The collection of diplomatic documents in this book covers an insufficiently researched period of Soviet-Turkish relations when the Soviet government in 1945 proposed – as a precondition for a new treaty between Turkey and the Soviet Union – the return, by Turkey, of the Kars and Ardahan regions. While numerous works of research address the history of the “Armenian Question” and Soviet-Turkish relations, no single academic publication has covered the issue comprehensively. This edition aims to fill that gap in historical research.
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Restoration of Historical Memory and Dignity for Victims of the Armenian Genocide: A Human Rights Law Approach to Effective Reparations


Richard J. Wilson
American University – Washington College of Law


14 International Criminal Law Review 332, (2014)

This article argues that United Nations human rights principles and new developments in the Inter-American Commission on Human Rights and the European Court of Human Rights suggest a route to provide effective reparations through the restoration of historical memory and dignity for victims of the Armenian Genocide.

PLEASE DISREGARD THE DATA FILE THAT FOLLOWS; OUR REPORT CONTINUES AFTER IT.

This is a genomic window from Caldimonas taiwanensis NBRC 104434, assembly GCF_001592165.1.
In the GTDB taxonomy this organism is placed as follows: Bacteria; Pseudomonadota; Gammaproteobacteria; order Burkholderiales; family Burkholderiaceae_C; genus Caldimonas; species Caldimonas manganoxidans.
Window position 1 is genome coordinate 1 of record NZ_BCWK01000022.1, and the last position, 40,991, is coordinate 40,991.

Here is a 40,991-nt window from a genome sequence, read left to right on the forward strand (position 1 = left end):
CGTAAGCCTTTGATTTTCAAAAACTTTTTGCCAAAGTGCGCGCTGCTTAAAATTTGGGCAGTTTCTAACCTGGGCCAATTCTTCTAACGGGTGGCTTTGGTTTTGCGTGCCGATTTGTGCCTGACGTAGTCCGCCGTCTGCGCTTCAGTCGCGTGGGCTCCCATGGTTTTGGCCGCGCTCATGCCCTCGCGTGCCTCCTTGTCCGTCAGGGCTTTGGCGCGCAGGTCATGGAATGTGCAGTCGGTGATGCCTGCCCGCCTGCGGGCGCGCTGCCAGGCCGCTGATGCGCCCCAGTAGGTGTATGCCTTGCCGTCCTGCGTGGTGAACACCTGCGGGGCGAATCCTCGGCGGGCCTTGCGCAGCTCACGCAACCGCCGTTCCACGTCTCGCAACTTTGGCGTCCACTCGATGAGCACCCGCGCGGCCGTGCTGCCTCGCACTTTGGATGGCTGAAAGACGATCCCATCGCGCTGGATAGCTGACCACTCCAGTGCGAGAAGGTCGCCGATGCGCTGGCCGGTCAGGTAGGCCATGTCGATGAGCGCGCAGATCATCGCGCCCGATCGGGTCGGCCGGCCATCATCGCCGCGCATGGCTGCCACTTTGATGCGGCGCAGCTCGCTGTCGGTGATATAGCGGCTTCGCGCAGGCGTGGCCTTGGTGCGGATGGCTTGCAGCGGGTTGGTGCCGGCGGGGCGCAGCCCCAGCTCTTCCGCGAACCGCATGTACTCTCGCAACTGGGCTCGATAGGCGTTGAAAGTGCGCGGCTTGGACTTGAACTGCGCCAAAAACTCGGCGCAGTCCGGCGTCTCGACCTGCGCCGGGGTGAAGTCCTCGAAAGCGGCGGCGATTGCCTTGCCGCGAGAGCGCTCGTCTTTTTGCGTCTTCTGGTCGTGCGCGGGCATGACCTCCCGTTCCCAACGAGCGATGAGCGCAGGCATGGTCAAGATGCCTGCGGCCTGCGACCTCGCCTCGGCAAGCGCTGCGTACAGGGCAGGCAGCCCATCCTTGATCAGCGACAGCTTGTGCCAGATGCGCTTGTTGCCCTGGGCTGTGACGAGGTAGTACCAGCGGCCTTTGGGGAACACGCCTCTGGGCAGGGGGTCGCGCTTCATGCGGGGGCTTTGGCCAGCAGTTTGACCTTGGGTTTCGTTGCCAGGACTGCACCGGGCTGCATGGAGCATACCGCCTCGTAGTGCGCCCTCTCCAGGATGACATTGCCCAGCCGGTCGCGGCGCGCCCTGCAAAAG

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Confiscated Armenian Properties

pillageofthecenturyBY UMIT KURT
Haytoug Summer 2016 Issue

On 27 May 1915 the Ottoman government, using the ongoing world war as a pretext, made the decision to deport its Armenian citizens to the regions of Syria and Iraq, which at that time were Ottoman provinces. However, the true aim was not to change the locations of the Armenians, but to annihilate them. This deportation and destruction also gives rise to an important question: What was going to happen to the properties the Armenians left behind? How would they be administered?

A series of laws and decrees, known as the “Abandoned Properties Laws” were issued in the Ottoman and Turkish Republican periods concerning the administration of the belongings left behind by the Ottoman Armenians who were deported in 1915. The best-known regulation on the topic is the comprehensive Council of Ministers Decree, dated May 30, 1915. The Directorate of Tribal and Immigrant Settlement of the Interior Ministry (İskan-ı Aşâir ve Muhacirin Müdiriyeti) sent it the following day to relevant provinces organized in 15 articles. It provided the basic principles in accordance with which all deportations and resettlements would be conducted, and began with listing the reasons for the Armenian deportations. The most important provision concerning Armenian properties was the principle that their equivalent value was going to be provided to the deportees.